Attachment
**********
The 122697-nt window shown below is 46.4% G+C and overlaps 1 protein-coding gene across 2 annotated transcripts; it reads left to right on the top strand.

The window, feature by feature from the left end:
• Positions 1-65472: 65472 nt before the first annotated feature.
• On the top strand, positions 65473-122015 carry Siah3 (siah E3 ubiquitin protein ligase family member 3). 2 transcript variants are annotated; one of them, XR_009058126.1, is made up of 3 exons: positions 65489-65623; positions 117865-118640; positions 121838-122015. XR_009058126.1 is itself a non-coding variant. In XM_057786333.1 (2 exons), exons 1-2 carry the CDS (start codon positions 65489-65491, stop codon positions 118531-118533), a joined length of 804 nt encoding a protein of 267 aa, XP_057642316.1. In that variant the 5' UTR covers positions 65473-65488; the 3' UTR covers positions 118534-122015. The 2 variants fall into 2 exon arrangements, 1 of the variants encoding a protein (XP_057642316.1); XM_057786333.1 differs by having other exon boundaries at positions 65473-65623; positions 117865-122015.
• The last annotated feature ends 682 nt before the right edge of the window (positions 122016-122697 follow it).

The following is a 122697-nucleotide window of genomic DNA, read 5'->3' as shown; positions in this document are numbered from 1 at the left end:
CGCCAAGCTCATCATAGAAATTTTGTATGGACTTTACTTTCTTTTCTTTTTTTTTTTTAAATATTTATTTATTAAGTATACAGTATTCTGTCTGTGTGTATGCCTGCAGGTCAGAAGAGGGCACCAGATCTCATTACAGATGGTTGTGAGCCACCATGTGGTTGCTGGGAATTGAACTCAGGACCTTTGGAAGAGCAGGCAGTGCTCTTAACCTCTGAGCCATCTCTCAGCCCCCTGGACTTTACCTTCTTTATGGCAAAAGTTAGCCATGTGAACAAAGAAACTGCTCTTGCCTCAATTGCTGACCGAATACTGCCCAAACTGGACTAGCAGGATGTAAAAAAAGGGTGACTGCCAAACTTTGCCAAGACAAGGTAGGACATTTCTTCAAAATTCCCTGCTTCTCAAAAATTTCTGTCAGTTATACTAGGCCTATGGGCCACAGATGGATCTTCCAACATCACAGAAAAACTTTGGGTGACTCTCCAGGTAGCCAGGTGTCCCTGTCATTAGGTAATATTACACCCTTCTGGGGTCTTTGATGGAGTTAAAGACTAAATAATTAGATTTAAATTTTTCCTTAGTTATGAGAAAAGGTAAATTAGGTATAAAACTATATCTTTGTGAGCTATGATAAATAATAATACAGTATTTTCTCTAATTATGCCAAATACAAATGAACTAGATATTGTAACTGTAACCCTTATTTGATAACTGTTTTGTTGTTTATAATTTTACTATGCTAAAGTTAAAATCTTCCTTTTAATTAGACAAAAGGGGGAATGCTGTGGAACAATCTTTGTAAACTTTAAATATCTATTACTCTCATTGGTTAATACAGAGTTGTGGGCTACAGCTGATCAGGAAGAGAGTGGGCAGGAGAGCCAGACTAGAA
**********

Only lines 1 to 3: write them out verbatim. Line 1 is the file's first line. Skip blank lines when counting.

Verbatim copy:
The 122697-nt window shown below is 46.4% G+C and overlaps 1 protein-coding gene across 2 annotated transcripts; it reads left to right on the top strand.

The window, feature by feature from the left end:
• Positions 1-65472: 65472 nt before the first annotated feature.